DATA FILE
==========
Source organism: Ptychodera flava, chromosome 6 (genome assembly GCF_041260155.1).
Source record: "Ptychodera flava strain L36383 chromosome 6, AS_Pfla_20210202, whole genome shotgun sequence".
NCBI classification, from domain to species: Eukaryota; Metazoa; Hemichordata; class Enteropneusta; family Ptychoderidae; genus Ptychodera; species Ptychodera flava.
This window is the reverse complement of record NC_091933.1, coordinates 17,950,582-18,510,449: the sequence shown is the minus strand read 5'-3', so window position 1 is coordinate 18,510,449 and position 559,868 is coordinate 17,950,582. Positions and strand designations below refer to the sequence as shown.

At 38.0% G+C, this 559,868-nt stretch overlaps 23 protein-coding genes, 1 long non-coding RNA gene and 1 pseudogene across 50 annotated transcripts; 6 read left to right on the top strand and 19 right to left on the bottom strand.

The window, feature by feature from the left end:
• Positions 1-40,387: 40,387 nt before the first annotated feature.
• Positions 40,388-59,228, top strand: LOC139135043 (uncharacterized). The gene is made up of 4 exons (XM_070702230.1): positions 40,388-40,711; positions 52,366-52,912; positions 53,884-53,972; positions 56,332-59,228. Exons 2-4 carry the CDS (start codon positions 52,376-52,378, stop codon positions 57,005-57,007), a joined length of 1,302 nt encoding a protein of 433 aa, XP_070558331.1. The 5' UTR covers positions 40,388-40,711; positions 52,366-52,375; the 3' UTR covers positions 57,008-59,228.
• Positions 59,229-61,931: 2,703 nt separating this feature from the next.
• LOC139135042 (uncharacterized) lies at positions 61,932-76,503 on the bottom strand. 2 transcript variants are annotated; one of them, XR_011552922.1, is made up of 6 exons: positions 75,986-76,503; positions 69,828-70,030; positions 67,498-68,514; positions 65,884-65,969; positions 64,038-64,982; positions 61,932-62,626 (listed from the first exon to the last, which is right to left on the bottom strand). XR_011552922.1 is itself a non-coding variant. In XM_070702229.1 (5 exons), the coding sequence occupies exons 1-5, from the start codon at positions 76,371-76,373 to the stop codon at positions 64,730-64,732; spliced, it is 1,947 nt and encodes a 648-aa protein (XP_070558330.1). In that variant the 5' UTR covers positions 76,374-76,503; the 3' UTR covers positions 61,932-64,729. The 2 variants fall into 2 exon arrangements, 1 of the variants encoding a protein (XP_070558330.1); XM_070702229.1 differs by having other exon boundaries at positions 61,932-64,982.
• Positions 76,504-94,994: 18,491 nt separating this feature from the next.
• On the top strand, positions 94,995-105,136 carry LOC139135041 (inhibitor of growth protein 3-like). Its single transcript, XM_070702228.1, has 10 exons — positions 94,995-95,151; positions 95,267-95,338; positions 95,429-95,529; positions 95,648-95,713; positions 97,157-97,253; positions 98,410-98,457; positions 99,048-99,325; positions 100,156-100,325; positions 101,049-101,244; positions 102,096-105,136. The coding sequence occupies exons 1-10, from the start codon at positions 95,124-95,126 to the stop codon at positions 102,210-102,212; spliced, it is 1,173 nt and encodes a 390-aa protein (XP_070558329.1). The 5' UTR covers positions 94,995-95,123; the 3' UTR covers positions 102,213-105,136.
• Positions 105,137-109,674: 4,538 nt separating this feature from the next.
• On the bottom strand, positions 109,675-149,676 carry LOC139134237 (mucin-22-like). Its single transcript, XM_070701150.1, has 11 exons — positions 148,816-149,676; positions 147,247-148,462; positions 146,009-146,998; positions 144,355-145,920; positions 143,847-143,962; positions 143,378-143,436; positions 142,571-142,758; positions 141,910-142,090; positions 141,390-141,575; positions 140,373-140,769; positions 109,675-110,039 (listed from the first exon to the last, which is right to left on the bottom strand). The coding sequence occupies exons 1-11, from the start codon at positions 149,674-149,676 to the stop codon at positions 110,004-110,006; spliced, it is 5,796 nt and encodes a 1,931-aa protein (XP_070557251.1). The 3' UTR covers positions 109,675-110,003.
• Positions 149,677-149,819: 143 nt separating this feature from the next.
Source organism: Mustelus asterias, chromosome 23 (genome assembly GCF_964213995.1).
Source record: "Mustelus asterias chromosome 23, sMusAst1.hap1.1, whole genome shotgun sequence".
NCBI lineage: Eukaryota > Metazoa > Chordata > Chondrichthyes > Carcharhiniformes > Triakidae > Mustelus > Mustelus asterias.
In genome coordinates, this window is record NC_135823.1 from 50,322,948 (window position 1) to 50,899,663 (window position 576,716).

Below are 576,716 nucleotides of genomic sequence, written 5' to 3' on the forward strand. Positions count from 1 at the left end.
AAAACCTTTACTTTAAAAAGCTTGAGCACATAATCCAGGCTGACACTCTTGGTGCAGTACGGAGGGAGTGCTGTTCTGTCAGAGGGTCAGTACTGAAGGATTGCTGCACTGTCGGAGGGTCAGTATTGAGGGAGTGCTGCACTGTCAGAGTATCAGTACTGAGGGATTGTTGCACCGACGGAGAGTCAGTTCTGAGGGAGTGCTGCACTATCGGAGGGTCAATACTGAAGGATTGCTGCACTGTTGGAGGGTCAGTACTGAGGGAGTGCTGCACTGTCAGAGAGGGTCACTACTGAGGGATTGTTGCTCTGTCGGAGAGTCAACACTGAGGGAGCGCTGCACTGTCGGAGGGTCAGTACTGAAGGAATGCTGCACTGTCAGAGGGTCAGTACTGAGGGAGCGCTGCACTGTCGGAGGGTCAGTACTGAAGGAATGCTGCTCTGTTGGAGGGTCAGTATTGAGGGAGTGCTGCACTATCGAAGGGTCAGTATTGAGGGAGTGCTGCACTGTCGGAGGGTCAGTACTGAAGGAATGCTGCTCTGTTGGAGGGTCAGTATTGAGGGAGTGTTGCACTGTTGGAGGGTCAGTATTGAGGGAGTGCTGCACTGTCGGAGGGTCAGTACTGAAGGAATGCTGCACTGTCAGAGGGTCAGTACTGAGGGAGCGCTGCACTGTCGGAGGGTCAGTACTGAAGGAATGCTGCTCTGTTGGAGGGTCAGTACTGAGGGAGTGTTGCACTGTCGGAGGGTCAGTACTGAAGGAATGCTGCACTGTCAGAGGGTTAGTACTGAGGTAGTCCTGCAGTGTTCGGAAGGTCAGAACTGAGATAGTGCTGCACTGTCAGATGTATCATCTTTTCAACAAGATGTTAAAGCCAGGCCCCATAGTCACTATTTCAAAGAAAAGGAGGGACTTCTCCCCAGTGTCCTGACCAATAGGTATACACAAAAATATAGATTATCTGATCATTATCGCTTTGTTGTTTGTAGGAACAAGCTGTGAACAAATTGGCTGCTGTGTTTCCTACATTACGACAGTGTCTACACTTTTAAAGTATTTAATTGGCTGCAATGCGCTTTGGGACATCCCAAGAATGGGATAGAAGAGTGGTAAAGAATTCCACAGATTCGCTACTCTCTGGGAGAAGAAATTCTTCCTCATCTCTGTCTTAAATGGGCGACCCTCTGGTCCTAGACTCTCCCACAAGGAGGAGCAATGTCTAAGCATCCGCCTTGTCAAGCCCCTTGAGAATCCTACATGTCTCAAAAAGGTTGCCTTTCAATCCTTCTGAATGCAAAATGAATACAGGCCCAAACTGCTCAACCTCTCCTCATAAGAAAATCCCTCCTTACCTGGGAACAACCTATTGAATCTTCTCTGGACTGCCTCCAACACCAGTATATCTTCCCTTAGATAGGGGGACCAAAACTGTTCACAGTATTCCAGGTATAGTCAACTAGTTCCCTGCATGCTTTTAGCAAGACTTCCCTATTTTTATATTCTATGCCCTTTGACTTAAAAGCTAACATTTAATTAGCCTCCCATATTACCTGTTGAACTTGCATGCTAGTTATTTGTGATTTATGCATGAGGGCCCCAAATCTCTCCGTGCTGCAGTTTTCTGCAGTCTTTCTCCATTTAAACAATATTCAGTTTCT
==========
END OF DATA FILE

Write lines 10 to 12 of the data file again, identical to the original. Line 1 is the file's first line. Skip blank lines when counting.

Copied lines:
• LOC139135042 (uncharacterized) lies at positions 61,932-76,503 on the bottom strand. 2 transcript variants are annotated; one of them, XR_011552922.1, is made up of 6 exons: positions 75,986-76,503; positions 69,828-70,030; positions 67,498-68,514; positions 65,884-65,969; positions 64,038-64,982; positions 61,932-62,626 (listed from the first exon to the last, which is right to left on the bottom strand). XR_011552922.1 is itself a non-coding variant. In XM_070702229.1 (5 exons), the coding sequence occupies exons 1-5, from the start codon at positions 76,371-76,373 to the stop codon at positions 64,730-64,732; spliced, it is 1,947 nt and encodes a 648-aa protein (XP_070558330.1). In that variant the 5' UTR covers positions 76,374-76,503; the 3' UTR covers positions 61,932-64,729. The 2 variants fall into 2 exon arrangements, 1 of the variants encoding a protein (XP_070558330.1); XM_070702229.1 differs by having other exon boundaries at positions 61,932-64,982.
• Positions 76,504-94,994: 18,491 nt separating this feature from the next.
• On the top strand, positions 94,995-105,136 carry LOC139135041 (inhibitor of growth protein 3-like). Its single transcript, XM_070702228.1, has 10 exons — positions 94,995-95,151; positions 95,267-95,338; positions 95,429-95,529; positions 95,648-95,713; positions 97,157-97,253; positions 98,410-98,457; positions 99,048-99,325; positions 100,156-100,325; positions 101,049-101,244; positions 102,096-105,136. The coding sequence occupies exons 1-10, from the start codon at positions 95,124-95,126 to the stop codon at positions 102,210-102,212; spliced, it is 1,173 nt and encodes a 390-aa protein (XP_070558329.1). The 5' UTR covers positions 94,995-95,123; the 3' UTR covers positions 102,213-105,136.